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No! Not only is it a bad idea, but it is also illegal. An orphaned wild animal should always be taken to a wildlife rehabilitation center where it can be hand-raised by a licensed professional, socialized with members of the same species, and ultimately released back into the wild. Contact New England Wildlife Center or Cape Wildlife Center for assistance, or visit Mass.gov to find a licensed wildlife rehabilitator in your area.
Actually, bunnies are rarely orphaned, and mom is usually hiding close by. If you find baby bunnies, please read the House Rabbit Society’s Information page to learn more about the best things to do for them. More often than not, you should leave them where they are and keep pets away.
Contact Animal Control and let us evaluate the situation. If you care, leave it there!
Animal Control will evaluate injured wildlife. If necessary, injured wildlife will be transported to the Cape Wildlife Center. This is the only center near us so if they are not open or not excepting animals the Animal Control Office (ACO) doesn’t have another facility for this. There is no mandate under state law that ACOs are required to handle injured wildlife, so this is a service not required but is provided when ACO is on duty. If it is after hours leave the animal alone and leave a voicemail on our machine and the situation will be evaluated when the ACO is on-duty.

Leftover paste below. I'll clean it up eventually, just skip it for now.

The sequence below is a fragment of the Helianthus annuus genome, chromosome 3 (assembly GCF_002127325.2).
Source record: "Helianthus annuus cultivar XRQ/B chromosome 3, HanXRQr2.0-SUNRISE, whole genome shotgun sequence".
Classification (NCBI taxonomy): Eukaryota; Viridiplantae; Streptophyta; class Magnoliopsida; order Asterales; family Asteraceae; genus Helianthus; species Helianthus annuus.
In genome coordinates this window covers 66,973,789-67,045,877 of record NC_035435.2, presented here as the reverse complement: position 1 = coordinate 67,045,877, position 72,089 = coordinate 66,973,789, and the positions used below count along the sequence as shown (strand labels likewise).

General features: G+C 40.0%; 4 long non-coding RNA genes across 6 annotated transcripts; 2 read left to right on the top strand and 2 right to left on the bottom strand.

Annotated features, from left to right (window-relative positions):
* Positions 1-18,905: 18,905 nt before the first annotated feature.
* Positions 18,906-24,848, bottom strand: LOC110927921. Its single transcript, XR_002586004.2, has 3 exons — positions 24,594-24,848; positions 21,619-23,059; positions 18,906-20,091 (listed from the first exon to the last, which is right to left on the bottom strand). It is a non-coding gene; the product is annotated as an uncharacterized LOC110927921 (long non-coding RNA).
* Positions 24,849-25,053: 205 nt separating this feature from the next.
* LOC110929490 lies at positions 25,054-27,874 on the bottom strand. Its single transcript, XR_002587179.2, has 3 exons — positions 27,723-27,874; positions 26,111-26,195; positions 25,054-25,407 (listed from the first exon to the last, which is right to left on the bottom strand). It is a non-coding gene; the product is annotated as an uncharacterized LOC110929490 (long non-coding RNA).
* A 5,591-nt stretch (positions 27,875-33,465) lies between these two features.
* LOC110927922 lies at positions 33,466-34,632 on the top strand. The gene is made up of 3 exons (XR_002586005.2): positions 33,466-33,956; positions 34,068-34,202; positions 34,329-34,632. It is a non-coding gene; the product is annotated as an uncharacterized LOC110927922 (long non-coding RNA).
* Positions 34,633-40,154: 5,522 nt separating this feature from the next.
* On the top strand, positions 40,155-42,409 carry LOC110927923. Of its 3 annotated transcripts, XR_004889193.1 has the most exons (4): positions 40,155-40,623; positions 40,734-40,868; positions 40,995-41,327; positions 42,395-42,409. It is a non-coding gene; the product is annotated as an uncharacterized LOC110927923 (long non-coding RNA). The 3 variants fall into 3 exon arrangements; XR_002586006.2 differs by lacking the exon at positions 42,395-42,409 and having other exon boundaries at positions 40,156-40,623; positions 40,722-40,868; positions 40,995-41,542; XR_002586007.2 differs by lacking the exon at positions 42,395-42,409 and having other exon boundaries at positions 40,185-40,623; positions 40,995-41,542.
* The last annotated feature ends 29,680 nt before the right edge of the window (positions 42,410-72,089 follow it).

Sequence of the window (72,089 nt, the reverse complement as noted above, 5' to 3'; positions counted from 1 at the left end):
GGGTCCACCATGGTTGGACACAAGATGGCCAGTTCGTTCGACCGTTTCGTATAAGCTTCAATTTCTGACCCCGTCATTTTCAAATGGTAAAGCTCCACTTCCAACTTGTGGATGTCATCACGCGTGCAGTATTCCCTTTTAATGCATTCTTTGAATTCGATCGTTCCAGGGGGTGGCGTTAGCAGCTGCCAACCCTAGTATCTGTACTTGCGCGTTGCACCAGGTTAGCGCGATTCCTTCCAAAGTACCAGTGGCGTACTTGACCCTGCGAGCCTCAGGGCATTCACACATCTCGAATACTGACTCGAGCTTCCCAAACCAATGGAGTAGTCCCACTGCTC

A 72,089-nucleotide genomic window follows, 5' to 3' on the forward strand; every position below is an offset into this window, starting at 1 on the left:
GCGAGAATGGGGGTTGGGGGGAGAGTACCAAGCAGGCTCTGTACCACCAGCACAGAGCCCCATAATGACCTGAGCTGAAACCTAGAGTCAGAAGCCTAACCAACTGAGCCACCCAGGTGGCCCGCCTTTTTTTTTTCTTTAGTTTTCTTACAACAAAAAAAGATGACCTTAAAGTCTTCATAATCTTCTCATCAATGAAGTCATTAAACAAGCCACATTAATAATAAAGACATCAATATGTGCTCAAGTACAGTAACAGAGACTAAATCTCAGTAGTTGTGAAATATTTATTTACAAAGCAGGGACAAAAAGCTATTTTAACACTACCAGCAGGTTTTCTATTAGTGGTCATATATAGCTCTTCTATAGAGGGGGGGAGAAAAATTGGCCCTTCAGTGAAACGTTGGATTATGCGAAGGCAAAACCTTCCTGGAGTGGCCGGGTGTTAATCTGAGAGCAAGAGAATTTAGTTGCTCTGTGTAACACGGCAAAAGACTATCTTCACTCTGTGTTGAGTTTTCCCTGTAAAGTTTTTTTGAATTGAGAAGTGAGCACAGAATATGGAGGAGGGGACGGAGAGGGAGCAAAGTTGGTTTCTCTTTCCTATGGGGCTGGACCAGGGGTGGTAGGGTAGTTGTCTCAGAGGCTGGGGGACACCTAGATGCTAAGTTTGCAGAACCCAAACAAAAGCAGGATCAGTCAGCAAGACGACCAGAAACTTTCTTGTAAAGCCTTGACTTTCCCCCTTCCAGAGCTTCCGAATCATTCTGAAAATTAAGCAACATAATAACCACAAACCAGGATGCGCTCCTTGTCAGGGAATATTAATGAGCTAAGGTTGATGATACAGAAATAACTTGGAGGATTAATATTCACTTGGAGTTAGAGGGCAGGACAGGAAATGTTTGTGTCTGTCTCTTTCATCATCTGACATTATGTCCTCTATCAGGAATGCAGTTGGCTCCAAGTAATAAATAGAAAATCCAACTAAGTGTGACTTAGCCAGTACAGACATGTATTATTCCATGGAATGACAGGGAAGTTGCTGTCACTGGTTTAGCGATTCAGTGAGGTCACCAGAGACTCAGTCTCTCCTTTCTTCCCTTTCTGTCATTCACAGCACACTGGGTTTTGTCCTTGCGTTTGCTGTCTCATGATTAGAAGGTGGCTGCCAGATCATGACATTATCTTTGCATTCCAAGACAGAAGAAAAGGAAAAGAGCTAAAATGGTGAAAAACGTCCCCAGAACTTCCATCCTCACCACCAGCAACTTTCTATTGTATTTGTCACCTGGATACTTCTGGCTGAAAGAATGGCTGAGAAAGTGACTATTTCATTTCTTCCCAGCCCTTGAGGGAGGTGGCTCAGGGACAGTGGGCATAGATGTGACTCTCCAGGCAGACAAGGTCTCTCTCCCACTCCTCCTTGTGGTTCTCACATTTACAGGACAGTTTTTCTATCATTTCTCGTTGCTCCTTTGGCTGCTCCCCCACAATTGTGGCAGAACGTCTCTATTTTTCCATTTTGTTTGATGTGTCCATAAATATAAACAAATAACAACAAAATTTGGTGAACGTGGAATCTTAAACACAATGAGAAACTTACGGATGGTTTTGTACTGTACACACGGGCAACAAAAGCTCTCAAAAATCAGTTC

If it is injured or is truly orphaned, the animal needs care from a wildlife rehabilitator. For your safety and the safety of the animal, contact Animal Control or a wildlife rehabilitator before helping an injured or orphaned animal. It is against the law to care for wildlife yourself, and only a licensed wildlife rehabilitator can provide the care needed to return the animal to the wild where it belongs. Please see the Licensed Wildlife Rehabilitators tab. Always consult a professional before attempting the Capture and Transport of Injured or Orphaned Wildlife.